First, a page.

Inflation has remained stubbornly high in the UK, and the latest data released this week shows it fell only slightly in March, staying above 10% for the eighth time in the last nine months.
Until now, the government has relied mainly on the Bank of England to try to bring the annual rate of price increase back to its 2% target, something it has clearly failed to achieve.
So what are the options for a country facing double-digit inflation?
Raising interest rates
This is the Bank’s main method of tackling the problem, and its monetary policy committee (MPC) has already raised the base rate 11 times since December 2021, now standing at 4.25%. However, during that time the annual inflation rate has almost doubled, from 5.4% to its current level.
The logic behind such moves is that higher rates make borrowing more expensive and encourage saving and less spending, which discourages price rises. However, they are indiscriminate and hit everyone who borrows, not just the better off.
Critics like former MPC member Danny Blanchflower have argued that current inflation is due to energy and supply shocks after the pandemic and Russia’s invasion of Ukraine, so cutting consumer spending is the wrong answer.
Regardless, money markets predict that the majority of the MPC, when it meets on May 11, will almost certainly take the view that high inflation means interest rates are not high enough, and will take the base measure to the 4.5% and possibly higher. like 5% at the end of the year.
lower interest rates
Türkiye has taken a more controversial and unorthodox approach, with unpromising results. Its president, Recep Tayyip Erdoğan, ordered the country’s central bank to cut rates in response to skyrocketing prices.
The failure of this policy seemed obvious when inflation surpassed 85% in October 2022. Erdoğan is running for election next month arguing for 50% inflation, but still prices rise at one of the fastest rates in the world .
France has taken a more successful tack, with Emmanuel Macron capping how much French state-owned power companies could charge their customers last January, giving them subsidies to fill the financial hole. The controls were lifted in January this year when gas and electricity prices began to fall sharply. It meant that inflation in France was almost half the rate seen in the UK through 2022.
Such measures are far from new: economist John Kenneth Galbraith designed price controls for the Roosevelt administration during World War II, which were supported by many of the most famous financial minds of the day.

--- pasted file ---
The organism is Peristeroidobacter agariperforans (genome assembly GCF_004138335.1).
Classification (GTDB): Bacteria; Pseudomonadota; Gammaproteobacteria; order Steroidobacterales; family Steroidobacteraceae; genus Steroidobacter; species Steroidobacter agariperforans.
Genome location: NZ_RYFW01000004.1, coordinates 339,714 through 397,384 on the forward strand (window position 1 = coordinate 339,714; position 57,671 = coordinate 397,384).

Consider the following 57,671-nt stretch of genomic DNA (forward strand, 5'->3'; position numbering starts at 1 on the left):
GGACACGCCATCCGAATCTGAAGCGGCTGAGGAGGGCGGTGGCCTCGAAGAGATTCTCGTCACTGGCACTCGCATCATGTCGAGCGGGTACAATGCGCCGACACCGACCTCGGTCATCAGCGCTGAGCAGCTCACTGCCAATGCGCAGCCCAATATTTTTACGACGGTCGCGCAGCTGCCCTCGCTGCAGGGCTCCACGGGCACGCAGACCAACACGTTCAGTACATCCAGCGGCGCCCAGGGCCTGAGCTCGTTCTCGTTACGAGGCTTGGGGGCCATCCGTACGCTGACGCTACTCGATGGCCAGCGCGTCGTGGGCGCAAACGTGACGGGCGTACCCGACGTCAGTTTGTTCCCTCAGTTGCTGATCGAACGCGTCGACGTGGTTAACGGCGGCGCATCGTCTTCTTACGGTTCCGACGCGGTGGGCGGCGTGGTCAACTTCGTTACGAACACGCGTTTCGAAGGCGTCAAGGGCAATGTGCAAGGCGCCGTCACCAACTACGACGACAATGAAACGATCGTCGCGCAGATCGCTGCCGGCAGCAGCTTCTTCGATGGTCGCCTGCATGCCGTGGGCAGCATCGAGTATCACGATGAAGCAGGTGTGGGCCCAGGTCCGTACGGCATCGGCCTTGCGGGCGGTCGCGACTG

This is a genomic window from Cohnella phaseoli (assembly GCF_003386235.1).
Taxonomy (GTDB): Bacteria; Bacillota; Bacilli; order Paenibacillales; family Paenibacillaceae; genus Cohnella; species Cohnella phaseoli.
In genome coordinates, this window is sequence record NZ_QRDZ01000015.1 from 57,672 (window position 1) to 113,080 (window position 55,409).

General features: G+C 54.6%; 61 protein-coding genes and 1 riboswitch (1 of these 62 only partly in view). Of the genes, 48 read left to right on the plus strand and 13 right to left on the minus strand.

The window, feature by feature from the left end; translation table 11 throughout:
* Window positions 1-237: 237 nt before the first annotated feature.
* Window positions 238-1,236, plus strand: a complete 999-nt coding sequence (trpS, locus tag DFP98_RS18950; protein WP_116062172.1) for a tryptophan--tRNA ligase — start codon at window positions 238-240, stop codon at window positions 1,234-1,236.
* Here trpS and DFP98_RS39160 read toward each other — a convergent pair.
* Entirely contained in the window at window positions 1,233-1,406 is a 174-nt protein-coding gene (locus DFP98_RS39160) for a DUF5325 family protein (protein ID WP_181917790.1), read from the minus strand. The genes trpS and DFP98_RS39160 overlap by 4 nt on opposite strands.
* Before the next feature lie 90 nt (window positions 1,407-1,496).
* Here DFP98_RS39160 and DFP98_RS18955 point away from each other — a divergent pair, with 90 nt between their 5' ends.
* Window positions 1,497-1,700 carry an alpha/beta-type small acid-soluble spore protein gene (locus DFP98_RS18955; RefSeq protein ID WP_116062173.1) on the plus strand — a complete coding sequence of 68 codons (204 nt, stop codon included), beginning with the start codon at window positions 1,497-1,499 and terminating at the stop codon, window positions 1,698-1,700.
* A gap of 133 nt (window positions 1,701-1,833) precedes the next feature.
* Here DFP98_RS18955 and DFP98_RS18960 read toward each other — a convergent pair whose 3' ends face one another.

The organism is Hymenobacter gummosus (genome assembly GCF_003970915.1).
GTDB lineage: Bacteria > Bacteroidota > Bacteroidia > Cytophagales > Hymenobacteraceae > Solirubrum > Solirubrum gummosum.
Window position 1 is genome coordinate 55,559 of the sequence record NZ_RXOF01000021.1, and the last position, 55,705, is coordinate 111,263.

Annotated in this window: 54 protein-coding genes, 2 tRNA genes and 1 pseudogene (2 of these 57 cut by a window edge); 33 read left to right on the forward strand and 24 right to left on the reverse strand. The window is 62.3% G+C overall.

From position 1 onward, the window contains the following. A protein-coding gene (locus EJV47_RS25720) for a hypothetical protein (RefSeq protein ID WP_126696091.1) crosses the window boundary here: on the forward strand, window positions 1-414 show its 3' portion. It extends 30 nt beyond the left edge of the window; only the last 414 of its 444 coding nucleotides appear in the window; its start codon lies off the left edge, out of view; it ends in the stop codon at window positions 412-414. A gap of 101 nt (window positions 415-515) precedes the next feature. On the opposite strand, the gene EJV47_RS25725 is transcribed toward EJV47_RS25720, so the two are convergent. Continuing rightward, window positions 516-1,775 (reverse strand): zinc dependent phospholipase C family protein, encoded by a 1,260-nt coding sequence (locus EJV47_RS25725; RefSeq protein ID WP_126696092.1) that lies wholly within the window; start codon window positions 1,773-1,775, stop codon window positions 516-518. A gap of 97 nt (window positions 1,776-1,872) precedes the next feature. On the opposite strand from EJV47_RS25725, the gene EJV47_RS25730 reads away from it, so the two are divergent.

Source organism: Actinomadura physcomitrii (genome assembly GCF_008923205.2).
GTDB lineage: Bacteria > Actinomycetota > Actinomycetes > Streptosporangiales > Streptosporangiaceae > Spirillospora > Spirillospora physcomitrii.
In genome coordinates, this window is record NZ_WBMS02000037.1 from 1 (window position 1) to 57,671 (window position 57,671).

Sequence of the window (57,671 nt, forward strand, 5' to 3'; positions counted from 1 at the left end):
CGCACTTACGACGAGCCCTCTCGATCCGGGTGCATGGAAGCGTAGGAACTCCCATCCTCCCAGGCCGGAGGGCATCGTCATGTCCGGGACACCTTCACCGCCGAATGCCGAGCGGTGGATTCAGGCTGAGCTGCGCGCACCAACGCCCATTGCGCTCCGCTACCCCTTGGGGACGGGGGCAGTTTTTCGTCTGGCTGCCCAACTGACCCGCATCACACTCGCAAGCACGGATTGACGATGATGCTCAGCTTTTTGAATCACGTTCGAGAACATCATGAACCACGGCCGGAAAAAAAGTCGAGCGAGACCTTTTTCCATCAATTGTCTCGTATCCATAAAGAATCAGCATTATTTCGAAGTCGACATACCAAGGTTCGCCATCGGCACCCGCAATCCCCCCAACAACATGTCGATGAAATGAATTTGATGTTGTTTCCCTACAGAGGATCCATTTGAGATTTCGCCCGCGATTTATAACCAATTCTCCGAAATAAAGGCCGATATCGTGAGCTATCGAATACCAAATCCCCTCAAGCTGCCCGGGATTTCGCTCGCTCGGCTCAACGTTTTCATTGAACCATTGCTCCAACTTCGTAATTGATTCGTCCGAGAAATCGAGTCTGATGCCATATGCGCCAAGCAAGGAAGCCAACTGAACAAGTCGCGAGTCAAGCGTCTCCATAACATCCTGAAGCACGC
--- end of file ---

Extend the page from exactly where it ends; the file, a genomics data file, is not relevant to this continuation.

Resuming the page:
Perhaps the UK could target producers and retailers with price controls to try to bring down the food inflation rate, which hit a 46-year high of 19.1% in March, sending a signal to other industries of They should refrain from making large increases. However, it would be difficult to control prices and impose caps in the Internet age.
The labor market is not what it was when Britain last experienced big price increases, in the 1970s. Unions were powerful then and demanded wage increases to offset the rising cost of living.
In 1975, when inflation reached 25%, the wages of blue-collar workers increased at an annual rate of 31.7%, while the median earnings of all employees increased by about 28% per year. A year later, to avoid a repeat, then Labor Prime Minister Harold Wilson asked unions to limit wage demands. By 1977 the deal was beginning to unravel, and in early 1979 a series of strikes led to a “winter of discontent”.
Bank of England Governor Andrew Bailey has argued that workers asking for wage increases in real terms risk repeating the mistakes of that decade, incorporating inflation into a spiral of wages and prices. Yet despite the recent round of wage increases amid labor shortages and public sector-wide strike action, few of the recent wage deals match the current double-digit headline inflation rate, and many less they overcome it.
While the Bank is trying to use the rates to crush consumer spending, there are millions of people in Britain who have saved or earned huge amounts of money during the period of Covid restrictions who are now looking to go out and spend it.
Estimates put the level of “pandemic savings” at between £200bn and £250bn. While much of it has already been spent, many analysts believe a significant amount remains.
A “windfall profit” tax on the income or wealth of the wealthiest could be justified on the grounds of redistributing wealth and reducing the risk that this spending pushes prices up further.
A “Britain scam” campaign
There is a growing argument that corporate profits have played a large role in driving prices up, with accusations that companies have raised prices to maintain their profit margins, a phenomenon dubbed “greedflation.”
Paul Donovan, the chief economist at UBS Wealth Management, said this month that a social media campaign led by the heads of the US and eurozone central banks would put an end to such speculation.
He cites a 43% increase in milk prices when “factory gate” prices only increased by 33%. “What’s somewhat different about this episode of profit-driven inflation is the potential for social media to amplify those forms of resistance.” tweeted. “If only the Fed Chairman [Jerome] Powell and the ECB President [Christine] Lagarde would collaborate on a TikTok dance routine about profit-driven inflation, it could all end.”